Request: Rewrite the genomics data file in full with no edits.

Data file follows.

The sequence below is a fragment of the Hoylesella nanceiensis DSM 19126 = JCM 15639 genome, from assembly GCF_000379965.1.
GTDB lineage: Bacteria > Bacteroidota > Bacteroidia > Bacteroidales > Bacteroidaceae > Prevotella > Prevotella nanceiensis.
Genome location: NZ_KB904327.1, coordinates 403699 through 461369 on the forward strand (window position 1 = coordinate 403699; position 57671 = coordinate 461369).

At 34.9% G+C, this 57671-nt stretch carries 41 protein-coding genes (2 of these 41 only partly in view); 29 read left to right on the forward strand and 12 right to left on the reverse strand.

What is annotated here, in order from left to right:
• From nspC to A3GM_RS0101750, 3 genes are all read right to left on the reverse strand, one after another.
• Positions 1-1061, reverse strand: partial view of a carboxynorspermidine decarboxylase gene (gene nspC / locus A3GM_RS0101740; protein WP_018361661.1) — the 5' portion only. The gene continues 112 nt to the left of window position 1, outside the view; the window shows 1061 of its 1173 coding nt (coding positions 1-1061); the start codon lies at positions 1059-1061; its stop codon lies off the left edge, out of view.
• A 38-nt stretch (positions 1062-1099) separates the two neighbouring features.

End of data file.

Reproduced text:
The sequence below is a fragment of the Hoylesella nanceiensis DSM 19126 = JCM 15639 genome, from assembly GCF_000379965.1.
GTDB lineage: Bacteria > Bacteroidota > Bacteroidia > Bacteroidales > Bacteroidaceae > Prevotella > Prevotella nanceiensis.
Genome location: NZ_KB904327.1, coordinates 403699 through 461369 on the forward strand (window position 1 = coordinate 403699; position 57671 = coordinate 461369).

At 34.9% G+C, this 57671-nt stretch carries 41 protein-coding genes (2 of these 41 only partly in view); 29 read left to right on the forward strand and 12 right to left on the reverse strand.

What is annotated here, in order from left to right:
• From nspC to A3GM_RS0101750, 3 genes are all read right to left on the reverse strand, one after another.
• Positions 1-1061, reverse strand: partial view of a carboxynorspermidine decarboxylase gene (gene nspC / locus A3GM_RS0101740; protein WP_018361661.1) — the 5' portion only. The gene continues 112 nt to the left of window position 1, outside the view; the window shows 1061 of its 1173 coding nt (coding positions 1-1061); the start codon lies at positions 1059-1061; its stop codon lies off the left edge, out of view.
• A 38-nt stretch (positions 1062-1099) separates the two neighbouring features.